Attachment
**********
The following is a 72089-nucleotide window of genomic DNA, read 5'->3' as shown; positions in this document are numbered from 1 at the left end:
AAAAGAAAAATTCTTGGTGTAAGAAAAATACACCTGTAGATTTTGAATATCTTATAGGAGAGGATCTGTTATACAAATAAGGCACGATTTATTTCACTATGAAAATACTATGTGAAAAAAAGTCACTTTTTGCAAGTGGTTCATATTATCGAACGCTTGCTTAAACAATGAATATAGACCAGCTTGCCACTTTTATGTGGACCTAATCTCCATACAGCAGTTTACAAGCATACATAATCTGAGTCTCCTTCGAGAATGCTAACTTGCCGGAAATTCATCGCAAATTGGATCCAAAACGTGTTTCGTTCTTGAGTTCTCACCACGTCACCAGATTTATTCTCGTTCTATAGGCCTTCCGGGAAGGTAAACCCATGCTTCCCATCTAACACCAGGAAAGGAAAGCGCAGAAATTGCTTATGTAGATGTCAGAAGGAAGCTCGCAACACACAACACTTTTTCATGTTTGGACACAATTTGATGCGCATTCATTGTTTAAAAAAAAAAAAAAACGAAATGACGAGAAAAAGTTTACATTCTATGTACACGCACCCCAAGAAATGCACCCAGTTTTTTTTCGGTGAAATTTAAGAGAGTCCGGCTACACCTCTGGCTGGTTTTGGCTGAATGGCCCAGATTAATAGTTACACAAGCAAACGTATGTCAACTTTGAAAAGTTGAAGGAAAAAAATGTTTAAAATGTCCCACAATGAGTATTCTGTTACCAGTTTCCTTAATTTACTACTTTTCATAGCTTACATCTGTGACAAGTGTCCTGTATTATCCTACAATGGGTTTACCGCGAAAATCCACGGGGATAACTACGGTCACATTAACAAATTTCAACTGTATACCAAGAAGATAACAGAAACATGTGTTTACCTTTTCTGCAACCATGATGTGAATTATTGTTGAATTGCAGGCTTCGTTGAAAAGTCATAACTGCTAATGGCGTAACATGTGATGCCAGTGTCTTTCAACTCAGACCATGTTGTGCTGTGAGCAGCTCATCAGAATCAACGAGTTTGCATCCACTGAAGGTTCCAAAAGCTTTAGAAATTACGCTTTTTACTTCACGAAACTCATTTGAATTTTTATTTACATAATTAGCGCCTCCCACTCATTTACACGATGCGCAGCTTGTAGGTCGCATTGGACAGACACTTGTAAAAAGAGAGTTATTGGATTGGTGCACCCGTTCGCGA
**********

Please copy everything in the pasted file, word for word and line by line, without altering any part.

The following is a 72089-nucleotide window of genomic DNA, read 5'->3' as shown; positions in this document are numbered from 1 at the left end:
AAAAGAAAAATTCTTGGTGTAAGAAAAATACACCTGTAGATTTTGAATATCTTATAGGAGAGGATCTGTTATACAAATAAGGCACGATTTATTTCACTATGAAAATACTATGTGAAAAAAAGTCACTTTTTGCAAGTGGTTCATATTATCGAACGCTTGCTTAAACAATGAATATAGACCAGCTTGCCACTTTTATGTGGACCTAATCTCCATACAGCAGTTTACAAGCATACATAATCTGAGTCTCCTTCGAGAATGCTAACTTGCCGGAAATTCATCGCAAATTGGATCCAAAACGTGTTTCGTTCTTGAGTTCTCACCACGTCACCAGATTTATTCTCGTTCTATAGGCCTTCCGGGAAGGTAAACCCATGCTTCCCATCTAACACCAGGAAAGGAAAGCGCAGAAATTGCTTATGTAGATGTCAGAAGGAAGCTCGCAACACACAACACTTTTTCATGTTTGGACACAATTTGATGCGCATTCATTGTTTAAAAAAAAAAAAAAACGAAATGACGAGAAAAAGTTTACATTCTATGTACACGCACCCCAAGAAATGCACCCAGTTTTTTTTCGGTGAAATTTAAGAGAGTCCGGCTACACCTCTGGCTGGTTTTGGCTGAATGGCCCAGATTAATAGTTACACAAGCAAACGTATGTCAACTTTGAAAAGTTGAAGGAAAAAAATGTTTAAAATGTCCCACAATGAGTATTCTGTTACCAGTTTCCTTAATTTACTACTTTTCATAGCTTACATCTGTGACAAGTGTCCTGTATTATCCTACAATGGGTTTACCGCGAAAATCCACGGGGATAACTACGGTCACATTAACAAATTTCAACTGTATACCAAGAAGATAACAGAAACATGTGTTTACCTTTTCTGCAACCATGATGTGAATTATTGTTGAATTGCAGGCTTCGTTGAAAAGTCATAACTGCTAATGGCGTAACATGTGATGCCAGTGTCTTTCAACTCAGACCATGTTGTGCTGTGAGCAGCTCATCAGAATCAACGAGTTTGCATCCACTGAAGGTTCCAAAAGCTTTAGAAATTACGCTTTTTACTTCACGAAACTCATTTGAATTTTTATTTACATAATTAGCGCCTCCCACTCATTTACACGATGCGCAGCTTGTAGGTCGCATTGGACAGACACTTGTAAAAAGAGAGTTATTGGATTGGTGCACCCGTTCGCGA